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We Are Not Amused II

Here is the second in a series of twelve posts by guest blogger Dr Nick Hervey sharing his research on a police file on ‘…Insane Persons and others who have come under the cognizance of the Police Force for offences against H.M. Queen Victoria…’

The crime of regicide had always been accorded a special importance, commensurate with the central role of the monarchy. This was illustrated most dramatically by the unsavoury treatment of Charles I's regicides during the Restoration in 1660. Of those who had survived the intervening eleven years, twenty one were executed, several such as Harrison, Cook and Peters with revolting cruelty, being castrated and disembowelled whilst still alive. Charles II had others pursued abroad and extradited, and in the case of Cromwell, Ireton and Bradshaw who were already dead, their bodies were exhumed, drawn on a hurdle to Tyburn, hanged and then beheaded. Fingers and toes were also hacked off the corpses, before the heads were impaled on railings at Westminster Hall, where they remained for twenty years.

Clearly these men were fully aware of the seriousness of their behaviour in 'murdering' the monarch, but in the majority of cases potential and actual regicides were thought to be mentally disturbed, which complicated the problem of their disposal. As attitudes towards the insane changed in the late eighteenth and early nineteenth centuries, a more generous approach seems to have been adopted towards those who were felt to have acted whilst mentally deranged. Napoleon after an attempt on his life by Staaps observed, ‘you see that he is an unhappy being labouring under insanity or imbecility’.1 Similarly George III was magnanimous towards Margaret Nicholson, remarking after her attempted stabbing of him, ‘No, I am not hurt - take care of the woman - do not hurt her, for she is mad’.2 Nevertheless this was a crime that ranked as treason, and those who were felt to constitute a genuine threat to the monarch were likely to remain in institutional care for the rest of their lives, if not hanged or transported.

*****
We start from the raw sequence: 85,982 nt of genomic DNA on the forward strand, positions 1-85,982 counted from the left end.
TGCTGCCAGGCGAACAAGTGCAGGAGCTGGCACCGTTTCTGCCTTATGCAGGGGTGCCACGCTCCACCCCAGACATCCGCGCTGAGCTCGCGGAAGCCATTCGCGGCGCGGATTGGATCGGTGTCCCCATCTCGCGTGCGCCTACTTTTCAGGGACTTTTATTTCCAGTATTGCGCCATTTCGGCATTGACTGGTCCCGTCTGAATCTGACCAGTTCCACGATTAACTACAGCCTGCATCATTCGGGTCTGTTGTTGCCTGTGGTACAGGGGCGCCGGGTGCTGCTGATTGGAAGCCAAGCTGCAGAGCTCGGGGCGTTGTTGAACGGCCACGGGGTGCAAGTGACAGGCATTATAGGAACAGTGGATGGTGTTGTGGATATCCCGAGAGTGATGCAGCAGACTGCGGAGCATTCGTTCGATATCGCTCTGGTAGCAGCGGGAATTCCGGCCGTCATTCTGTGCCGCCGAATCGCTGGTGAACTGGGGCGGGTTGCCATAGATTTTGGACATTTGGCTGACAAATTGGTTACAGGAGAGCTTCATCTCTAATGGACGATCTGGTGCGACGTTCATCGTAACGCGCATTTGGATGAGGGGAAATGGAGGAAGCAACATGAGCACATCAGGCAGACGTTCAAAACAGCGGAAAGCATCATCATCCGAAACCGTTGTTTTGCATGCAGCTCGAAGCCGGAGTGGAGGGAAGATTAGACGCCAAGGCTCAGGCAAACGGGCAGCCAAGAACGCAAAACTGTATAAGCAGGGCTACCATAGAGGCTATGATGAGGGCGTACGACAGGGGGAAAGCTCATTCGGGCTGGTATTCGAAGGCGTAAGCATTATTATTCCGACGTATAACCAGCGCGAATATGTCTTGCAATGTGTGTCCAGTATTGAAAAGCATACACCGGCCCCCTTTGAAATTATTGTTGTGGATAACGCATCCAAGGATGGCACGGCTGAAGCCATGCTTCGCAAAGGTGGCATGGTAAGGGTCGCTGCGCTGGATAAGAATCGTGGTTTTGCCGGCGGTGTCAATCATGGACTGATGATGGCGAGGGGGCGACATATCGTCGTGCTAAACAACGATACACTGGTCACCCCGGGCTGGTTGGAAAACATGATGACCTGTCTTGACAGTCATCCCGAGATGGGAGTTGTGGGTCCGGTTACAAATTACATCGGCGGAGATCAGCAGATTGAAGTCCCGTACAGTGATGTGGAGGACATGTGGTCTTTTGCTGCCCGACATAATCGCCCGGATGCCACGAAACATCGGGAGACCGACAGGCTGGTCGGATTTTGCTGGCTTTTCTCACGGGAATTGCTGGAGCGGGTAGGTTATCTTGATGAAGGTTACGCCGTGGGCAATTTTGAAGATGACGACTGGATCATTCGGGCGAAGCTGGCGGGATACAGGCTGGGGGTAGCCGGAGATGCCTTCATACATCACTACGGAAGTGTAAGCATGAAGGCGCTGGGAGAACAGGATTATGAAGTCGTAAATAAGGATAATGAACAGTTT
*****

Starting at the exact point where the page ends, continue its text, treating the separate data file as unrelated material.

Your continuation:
Dr E. Regis, writing in 1890, divided regicides into two groups, true and false: the former attacking in consequence of their delusional beliefs, and the latter acting basically on impulse, sometimes in response to ideas in their mind. Those who approached Victoria encompassed a range of mental states and motives. Several had a grievance, which they pursued beyond reasonable lengths, because of their mental illness. For example Edward Hayward who stopped the Queen's horse in Hyde Park claimed that he had been wrongfully denied some estates owing to him in St Helena. Countess Amelia Resterlitz called to reclaim Hampton Court, which she believed belonged to her.3 Others who approached the Queen had delusional ideas about their relationship with her, or about their own status. Patrick Lynden, who travelled up from Kent, told guards at Buckingham Palace that the Palace was his house and that God had willed it so. He added, ‘you may give me the title of King if you think proper, but it is already mine.....I have come to claim her (Victoria) in marriage. She is the child of God: therefore I am to marry her and I had consent from her heavenly father.’ Thomas Quested came to London to claim his title, ‘Lord Godolphin D'Arcy’, and used the foulest language in relation to the Queen who granted him nothing, aside from forty three years in Bethlem Hospital.4 Another motivation for approaching the monarch was to seek patronage. C.M., a former butler of Lord Hood's, called at Buckingham Palace to see Victoria about obtaining employment, but was removed after stripping naked. Of others it was said that they were seeking a berth for life in the sanctuary of an asylum, and a few were undoubtedly attracted by the possibility of gaining notoriety.5 In 1854, when the first medical notes were made on Edward Oxford at Bethlem, 14 years after his admission, the medical superintendent noted that Oxford regretted his deed, ‘which probably originated in a feeling of excessive vanity and a desire to become notorious if he could not be celebrated’.6

To be continued…